VIC WormBoss Worm Control Programs
VIC WormBoss Drench Decision Guides
Livestock Logic Recommendations
Conditions remain dry in the south west of Victoria. There has been no significant rain so far this January and water is becoming a major issue for producers in the district.
By February all producers should have made a decision on summer drenching of their livestock. Either they would have drenched, or based on low worm egg counts decided not to drench (if you have not drenched without confirming a low egg count then I strongly suggest you check their worm status immediately). The timing of follow-up worm egg counts is important as it does vary with the season, in a dry year pasture contamination levels are greatly reduced compared to those in a wet year.
The following are guidelines for follow-up worm egg counts for producers in the south west of Victoria that have not received significant rain.
If your sheep received a summer drench, conduct a follow-up worm egg count after these periods:
If your sheep did NOT receive a summer drench because they had low worm test results, conduct a follow-up worm egg count after these periods:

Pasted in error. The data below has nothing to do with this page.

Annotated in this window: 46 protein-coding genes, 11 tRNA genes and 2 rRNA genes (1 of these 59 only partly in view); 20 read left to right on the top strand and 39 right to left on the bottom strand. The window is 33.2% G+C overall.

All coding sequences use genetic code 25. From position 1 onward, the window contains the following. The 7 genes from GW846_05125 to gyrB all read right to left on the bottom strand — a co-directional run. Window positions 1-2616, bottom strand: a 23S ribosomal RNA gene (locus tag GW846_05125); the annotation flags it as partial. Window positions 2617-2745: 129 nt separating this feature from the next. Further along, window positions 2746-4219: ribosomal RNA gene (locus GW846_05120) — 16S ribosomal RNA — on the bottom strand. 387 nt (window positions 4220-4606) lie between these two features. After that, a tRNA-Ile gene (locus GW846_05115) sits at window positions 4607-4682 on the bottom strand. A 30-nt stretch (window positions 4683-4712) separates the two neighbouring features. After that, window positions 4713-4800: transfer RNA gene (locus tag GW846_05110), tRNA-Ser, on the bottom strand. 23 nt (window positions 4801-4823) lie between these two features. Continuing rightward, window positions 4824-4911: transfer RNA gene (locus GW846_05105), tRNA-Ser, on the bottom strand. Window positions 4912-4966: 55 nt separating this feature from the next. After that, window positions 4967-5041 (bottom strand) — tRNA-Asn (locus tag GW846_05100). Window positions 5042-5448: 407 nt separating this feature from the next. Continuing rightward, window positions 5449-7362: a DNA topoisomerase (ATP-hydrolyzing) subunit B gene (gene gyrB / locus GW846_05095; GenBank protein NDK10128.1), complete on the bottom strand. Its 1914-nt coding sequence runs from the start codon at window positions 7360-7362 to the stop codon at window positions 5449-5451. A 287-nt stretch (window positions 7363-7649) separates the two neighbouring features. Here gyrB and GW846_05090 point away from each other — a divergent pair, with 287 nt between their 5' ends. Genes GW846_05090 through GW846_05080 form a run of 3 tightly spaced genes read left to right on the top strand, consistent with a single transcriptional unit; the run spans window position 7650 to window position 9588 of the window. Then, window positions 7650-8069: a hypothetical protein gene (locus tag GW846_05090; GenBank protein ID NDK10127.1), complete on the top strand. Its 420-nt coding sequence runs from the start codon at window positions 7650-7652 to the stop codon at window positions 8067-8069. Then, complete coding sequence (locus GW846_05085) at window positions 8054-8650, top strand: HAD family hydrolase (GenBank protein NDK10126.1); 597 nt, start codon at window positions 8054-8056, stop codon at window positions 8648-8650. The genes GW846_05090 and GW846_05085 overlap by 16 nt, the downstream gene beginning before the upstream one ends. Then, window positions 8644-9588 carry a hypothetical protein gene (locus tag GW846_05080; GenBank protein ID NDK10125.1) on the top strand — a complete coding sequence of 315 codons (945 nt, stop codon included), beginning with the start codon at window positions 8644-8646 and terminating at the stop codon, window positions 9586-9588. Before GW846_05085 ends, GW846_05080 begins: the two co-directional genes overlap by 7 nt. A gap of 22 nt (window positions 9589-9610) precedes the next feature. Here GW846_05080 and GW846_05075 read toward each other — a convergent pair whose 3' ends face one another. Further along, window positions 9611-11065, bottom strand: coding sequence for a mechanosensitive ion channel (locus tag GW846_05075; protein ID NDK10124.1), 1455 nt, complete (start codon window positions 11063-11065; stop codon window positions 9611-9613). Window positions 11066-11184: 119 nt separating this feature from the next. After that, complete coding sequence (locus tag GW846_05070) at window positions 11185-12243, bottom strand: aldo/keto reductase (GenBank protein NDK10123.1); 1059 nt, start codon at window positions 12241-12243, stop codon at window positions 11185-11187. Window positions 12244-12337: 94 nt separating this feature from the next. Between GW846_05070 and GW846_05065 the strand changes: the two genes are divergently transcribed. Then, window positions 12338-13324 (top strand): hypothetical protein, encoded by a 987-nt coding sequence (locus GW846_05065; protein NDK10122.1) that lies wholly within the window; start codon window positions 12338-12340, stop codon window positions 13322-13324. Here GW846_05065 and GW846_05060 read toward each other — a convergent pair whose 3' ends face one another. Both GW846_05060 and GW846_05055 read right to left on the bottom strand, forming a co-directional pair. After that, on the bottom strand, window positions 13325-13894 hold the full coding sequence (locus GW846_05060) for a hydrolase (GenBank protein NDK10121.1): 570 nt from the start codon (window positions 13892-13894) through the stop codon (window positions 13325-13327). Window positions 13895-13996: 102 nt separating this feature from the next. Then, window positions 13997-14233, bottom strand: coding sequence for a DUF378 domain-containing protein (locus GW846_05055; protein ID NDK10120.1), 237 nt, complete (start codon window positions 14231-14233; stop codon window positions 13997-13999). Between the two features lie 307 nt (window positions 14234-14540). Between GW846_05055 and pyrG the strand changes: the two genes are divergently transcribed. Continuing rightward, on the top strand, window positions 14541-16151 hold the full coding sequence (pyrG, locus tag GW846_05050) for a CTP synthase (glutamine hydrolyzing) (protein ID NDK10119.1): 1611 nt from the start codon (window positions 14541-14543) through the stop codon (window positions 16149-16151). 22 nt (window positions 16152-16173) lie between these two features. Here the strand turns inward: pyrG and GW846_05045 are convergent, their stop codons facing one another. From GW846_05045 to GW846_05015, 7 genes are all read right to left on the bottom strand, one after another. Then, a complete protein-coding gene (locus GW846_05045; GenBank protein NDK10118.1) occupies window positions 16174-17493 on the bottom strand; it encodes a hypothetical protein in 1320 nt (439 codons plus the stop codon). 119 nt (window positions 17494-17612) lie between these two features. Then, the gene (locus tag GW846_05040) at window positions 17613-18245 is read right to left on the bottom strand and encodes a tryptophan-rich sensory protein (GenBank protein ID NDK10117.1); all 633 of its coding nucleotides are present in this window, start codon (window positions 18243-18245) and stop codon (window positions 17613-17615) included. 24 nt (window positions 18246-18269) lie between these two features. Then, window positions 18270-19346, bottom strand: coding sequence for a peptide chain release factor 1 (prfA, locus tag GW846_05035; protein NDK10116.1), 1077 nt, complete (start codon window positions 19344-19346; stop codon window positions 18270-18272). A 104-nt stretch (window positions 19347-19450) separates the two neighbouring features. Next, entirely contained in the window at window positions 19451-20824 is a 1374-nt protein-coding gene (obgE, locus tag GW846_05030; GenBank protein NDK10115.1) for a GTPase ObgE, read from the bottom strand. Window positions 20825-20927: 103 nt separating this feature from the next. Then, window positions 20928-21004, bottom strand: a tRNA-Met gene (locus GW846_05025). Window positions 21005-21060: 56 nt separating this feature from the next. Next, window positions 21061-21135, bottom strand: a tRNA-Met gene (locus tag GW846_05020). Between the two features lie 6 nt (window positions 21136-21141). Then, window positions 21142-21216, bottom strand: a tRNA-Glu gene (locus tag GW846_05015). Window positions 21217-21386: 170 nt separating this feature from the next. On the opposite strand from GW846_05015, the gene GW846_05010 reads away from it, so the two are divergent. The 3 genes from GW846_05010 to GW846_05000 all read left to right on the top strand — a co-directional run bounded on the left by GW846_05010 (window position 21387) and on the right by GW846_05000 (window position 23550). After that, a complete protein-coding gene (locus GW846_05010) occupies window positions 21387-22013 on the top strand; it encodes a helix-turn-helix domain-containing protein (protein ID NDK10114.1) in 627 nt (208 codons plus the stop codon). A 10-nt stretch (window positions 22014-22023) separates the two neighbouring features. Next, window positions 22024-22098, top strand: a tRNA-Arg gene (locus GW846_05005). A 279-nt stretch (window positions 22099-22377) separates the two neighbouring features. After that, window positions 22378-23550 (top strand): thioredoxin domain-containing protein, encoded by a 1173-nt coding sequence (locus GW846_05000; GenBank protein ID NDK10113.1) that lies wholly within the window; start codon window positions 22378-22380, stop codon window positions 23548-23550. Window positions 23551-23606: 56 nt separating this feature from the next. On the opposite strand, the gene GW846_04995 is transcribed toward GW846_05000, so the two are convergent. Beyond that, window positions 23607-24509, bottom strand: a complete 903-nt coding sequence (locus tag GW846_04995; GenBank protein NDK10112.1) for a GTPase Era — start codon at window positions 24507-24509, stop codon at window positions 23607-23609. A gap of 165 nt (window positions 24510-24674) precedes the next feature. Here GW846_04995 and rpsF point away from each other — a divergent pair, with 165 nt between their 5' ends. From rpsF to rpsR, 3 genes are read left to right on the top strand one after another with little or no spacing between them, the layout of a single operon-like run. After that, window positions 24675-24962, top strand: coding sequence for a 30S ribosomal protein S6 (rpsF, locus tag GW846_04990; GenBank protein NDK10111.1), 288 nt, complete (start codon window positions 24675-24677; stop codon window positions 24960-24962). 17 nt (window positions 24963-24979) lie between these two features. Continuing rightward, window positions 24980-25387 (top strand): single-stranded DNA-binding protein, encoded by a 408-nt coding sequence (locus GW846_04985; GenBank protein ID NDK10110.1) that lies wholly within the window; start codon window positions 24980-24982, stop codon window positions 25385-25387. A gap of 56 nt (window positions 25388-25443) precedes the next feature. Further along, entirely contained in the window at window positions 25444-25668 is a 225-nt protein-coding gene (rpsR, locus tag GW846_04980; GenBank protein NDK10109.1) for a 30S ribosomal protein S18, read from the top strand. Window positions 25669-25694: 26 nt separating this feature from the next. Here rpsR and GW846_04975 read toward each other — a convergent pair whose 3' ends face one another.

Figure 1. Months of year Vs % of mature sheep that Livestock Logic recommended drenching
What this means for us in 2016
Provided it stays dry in the January–March period, and with good worm management over this summer we can reduce the effects of worms for the 2016 winter. The key to this will be monitoring, and eliminating the worm populations from sheep with egg counts of 150+ epg. While the data above would suggest that requirements for the second summer drench will be limited this year, animals must be monitored 6–8 weeks (6 for weaners, 8 for mature sheep) post 1st summer drench, in February this year, to know that pastures are not becoming contaminated in the late summer/autumn period.